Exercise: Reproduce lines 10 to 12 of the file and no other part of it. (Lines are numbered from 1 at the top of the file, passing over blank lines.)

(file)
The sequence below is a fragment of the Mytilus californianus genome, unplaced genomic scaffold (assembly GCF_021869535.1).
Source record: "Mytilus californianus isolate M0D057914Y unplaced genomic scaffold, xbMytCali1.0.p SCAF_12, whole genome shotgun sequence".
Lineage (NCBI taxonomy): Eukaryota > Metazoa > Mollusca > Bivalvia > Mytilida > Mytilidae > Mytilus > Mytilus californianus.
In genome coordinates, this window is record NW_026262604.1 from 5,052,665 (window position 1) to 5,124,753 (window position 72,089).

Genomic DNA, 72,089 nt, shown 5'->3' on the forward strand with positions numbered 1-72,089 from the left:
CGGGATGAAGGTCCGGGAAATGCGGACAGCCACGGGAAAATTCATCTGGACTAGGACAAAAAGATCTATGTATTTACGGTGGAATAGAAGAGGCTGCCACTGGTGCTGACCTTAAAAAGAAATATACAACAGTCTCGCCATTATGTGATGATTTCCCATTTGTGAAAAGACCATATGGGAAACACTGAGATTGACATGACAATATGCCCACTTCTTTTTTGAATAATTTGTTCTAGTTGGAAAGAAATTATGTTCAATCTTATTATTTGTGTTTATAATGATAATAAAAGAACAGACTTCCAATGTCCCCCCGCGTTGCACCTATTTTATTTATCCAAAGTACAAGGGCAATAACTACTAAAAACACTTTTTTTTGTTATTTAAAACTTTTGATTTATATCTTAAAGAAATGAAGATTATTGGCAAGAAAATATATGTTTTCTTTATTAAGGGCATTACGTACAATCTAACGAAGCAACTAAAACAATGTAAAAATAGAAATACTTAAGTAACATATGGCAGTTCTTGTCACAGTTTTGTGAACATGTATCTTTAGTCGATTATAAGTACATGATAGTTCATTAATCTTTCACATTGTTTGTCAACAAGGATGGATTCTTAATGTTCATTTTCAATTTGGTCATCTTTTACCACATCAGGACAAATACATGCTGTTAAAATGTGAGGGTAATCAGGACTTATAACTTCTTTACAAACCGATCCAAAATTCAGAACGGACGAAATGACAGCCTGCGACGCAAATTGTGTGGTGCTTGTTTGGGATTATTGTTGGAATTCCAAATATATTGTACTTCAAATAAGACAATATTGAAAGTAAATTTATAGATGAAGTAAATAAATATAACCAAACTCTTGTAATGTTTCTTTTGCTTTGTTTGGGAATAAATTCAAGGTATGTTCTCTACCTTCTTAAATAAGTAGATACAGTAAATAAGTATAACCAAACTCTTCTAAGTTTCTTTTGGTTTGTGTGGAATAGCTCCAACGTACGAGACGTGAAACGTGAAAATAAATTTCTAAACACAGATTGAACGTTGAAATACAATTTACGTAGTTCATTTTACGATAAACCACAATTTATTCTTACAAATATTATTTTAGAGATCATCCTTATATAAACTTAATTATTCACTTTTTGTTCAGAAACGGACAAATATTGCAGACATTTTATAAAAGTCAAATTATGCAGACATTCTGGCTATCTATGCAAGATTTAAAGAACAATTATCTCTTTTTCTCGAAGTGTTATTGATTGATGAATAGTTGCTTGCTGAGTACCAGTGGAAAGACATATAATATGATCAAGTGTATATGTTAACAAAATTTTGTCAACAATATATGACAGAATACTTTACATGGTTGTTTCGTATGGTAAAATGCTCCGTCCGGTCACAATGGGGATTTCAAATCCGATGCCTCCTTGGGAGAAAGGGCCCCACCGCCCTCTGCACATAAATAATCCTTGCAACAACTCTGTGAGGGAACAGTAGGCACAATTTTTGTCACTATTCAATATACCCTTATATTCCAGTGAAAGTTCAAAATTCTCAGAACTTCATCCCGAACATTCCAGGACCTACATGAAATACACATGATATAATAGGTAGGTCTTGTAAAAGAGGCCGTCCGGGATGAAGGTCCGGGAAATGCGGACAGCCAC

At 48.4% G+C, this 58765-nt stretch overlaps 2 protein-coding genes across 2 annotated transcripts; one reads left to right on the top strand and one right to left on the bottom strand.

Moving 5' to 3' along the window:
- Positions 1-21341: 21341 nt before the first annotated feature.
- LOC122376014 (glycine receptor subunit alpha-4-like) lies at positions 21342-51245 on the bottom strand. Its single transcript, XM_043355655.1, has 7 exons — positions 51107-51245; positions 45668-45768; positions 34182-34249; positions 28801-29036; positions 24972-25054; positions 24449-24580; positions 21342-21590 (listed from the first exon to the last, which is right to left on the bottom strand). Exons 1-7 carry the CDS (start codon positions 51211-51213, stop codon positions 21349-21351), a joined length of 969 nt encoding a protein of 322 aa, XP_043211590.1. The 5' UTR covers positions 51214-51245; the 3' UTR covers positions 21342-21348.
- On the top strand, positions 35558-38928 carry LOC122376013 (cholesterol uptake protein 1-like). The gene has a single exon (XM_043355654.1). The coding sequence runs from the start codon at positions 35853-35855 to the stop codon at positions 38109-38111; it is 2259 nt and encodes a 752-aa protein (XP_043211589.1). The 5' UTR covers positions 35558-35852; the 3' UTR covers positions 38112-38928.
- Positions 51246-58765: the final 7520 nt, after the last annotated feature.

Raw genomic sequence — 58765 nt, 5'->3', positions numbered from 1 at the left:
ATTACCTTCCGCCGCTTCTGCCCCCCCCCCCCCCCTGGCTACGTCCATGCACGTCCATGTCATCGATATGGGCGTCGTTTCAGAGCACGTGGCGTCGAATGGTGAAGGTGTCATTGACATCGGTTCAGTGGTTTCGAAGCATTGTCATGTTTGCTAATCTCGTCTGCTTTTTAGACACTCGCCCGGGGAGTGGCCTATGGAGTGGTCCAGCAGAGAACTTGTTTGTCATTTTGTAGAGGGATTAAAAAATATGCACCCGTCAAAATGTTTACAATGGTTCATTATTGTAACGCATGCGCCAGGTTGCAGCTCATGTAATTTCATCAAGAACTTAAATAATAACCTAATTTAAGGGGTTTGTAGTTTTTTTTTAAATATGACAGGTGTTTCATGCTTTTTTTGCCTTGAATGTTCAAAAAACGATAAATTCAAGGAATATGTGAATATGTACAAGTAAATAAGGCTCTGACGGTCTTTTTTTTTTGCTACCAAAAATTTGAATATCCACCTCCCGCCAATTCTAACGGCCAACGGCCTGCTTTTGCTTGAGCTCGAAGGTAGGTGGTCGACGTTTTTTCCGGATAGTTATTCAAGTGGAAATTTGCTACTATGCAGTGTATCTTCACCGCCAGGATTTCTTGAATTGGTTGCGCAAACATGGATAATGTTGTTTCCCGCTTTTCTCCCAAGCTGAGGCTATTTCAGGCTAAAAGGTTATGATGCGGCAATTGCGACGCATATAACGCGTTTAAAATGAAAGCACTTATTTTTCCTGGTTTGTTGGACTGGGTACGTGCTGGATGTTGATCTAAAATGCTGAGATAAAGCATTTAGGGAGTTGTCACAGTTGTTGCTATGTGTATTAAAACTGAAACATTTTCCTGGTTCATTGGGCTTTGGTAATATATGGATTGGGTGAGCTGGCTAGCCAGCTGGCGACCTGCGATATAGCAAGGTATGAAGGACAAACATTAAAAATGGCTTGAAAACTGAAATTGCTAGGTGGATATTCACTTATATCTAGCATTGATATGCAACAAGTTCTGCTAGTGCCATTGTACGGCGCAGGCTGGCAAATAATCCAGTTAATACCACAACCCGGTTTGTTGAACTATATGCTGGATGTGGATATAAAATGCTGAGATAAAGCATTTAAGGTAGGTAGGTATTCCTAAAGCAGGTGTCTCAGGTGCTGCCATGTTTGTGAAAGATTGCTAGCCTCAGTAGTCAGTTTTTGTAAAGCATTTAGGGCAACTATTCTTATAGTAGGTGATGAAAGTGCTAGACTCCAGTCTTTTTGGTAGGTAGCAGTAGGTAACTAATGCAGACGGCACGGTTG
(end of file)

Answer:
- LOC122376014 (glycine receptor subunit alpha-4-like) lies at positions 21342-51245 on the bottom strand. Its single transcript, XM_043355655.1, has 7 exons — positions 51107-51245; positions 45668-45768; positions 34182-34249; positions 28801-29036; positions 24972-25054; positions 24449-24580; positions 21342-21590 (listed from the first exon to the last, which is right to left on the bottom strand). Exons 1-7 carry the CDS (start codon positions 51211-51213, stop codon positions 21349-21351), a joined length of 969 nt encoding a protein of 322 aa, XP_043211590.1. The 5' UTR covers positions 51214-51245; the 3' UTR covers positions 21342-21348.
- On the top strand, positions 35558-38928 carry LOC122376013 (cholesterol uptake protein 1-like). The gene has a single exon (XM_043355654.1). The coding sequence runs from the start codon at positions 35853-35855 to the stop codon at positions 38109-38111; it is 2259 nt and encodes a 752-aa protein (XP_043211589.1). The 5' UTR covers positions 35558-35852; the 3' UTR covers positions 38112-38928.
- Positions 51246-58765: the final 7520 nt, after the last annotated feature.